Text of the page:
Who loved the great mother, her
her moods, her ways.
To the end she left him the joy
in the coming of spring
June 28, 1912.
Twin spirals of blue smoke rose on either side of the spur, crept tendril-like up two dark ravines, and clearing the feathery green crests of the trees, drifted lazily on upward until, high above, they melted shyly together and into the haze that veiled the drowsy face of the mountain.
Each rose from a little log cabin clinging to the side of a little hollow at the head of a little creek. About each cabin was a rickety fence, a patch of garden, and a little cleared hill-side, rocky, full of stumps, and crazily traced with thin green spears of corn. On one hill-side a man was at work with a hoe, and on the other, over the spur, a boy—both barefooted, and both in patched jean trousers upheld by a single suspender that made a wet line over a sweaty cotton shirt: the man, tall, lean, swarthy, grim; the boy grim and dark, too, and with a face that was prematurely aged. At the man’s cabin a little girl in purple homespun was hurrying in and out the back door clearing up after the noonday meal; at the boy’s, a comely woman with masses of black hair sat in the porch with her hands folded, and lifting her eyes now and then to the top of the spur. Of a sudden the man impatiently threw down his hoe, but through the battered straw hat that bobbed up and down on the boy’s head, one lock tossed on like a jetblack plume until he reached the end of his straggling row of corn. There he straightened up and brushed his earth-stained fingers across a dullred splotch on one cheek of his sullen set face. His heavy lashes lifted and he looked long at the woman on the porch— looked without anger now and with a new decision in his steady eyes. He was getting a little too big to be struck by a woman, even if she were his own mother, and nothing like that must happen again.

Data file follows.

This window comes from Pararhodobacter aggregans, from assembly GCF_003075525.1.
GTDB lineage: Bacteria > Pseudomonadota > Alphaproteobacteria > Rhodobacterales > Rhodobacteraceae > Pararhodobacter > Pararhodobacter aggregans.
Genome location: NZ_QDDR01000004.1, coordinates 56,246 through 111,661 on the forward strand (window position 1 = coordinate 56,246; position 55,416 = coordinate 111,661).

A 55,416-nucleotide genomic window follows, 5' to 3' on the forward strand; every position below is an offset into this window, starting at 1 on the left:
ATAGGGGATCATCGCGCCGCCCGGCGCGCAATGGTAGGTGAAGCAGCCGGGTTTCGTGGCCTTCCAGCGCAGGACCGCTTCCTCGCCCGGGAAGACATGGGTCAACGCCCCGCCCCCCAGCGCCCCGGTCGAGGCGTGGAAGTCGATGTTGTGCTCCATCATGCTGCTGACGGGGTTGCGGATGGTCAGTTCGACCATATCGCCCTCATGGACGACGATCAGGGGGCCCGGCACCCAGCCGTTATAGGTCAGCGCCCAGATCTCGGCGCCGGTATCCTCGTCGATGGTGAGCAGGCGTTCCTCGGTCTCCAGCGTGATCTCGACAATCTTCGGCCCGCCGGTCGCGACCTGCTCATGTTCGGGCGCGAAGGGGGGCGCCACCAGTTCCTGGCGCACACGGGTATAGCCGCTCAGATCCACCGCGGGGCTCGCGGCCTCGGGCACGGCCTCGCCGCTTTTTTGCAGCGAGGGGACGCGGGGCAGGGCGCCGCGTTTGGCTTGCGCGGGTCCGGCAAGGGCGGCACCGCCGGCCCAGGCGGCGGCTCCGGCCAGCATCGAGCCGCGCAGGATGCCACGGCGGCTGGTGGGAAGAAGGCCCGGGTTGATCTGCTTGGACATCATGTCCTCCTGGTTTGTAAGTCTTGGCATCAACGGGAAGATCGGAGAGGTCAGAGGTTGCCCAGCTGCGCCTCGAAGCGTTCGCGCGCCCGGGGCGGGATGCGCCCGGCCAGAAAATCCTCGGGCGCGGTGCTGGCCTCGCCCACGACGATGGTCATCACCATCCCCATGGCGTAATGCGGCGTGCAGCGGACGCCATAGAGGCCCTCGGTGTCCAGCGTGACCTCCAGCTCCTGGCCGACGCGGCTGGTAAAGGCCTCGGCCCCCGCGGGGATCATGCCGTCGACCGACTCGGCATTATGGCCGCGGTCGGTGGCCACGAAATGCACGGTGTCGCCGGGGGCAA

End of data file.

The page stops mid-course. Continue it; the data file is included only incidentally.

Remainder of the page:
A woodpecker was impudently tapping the top of a dead burnt tree near by, and the boy started to reach for a stone, but turned instead and went doggedly to work on the next row, which took him to the lower corner of the garden fence, where the ground was black and rich. There, as he sank his hoe with the last stroke around the last hill of corn, a fat fishing-worm wriggled under his very eyes, and the growing man lapsed swiftly into the boy again. He gave another quick dig, the earth gave up two more squirming treasures, and with a joyful gasp he stood straight again—his eyes roving as though to search all creation for help against the temptation that now was his. His mother had her face uplifted toward the top of the spur;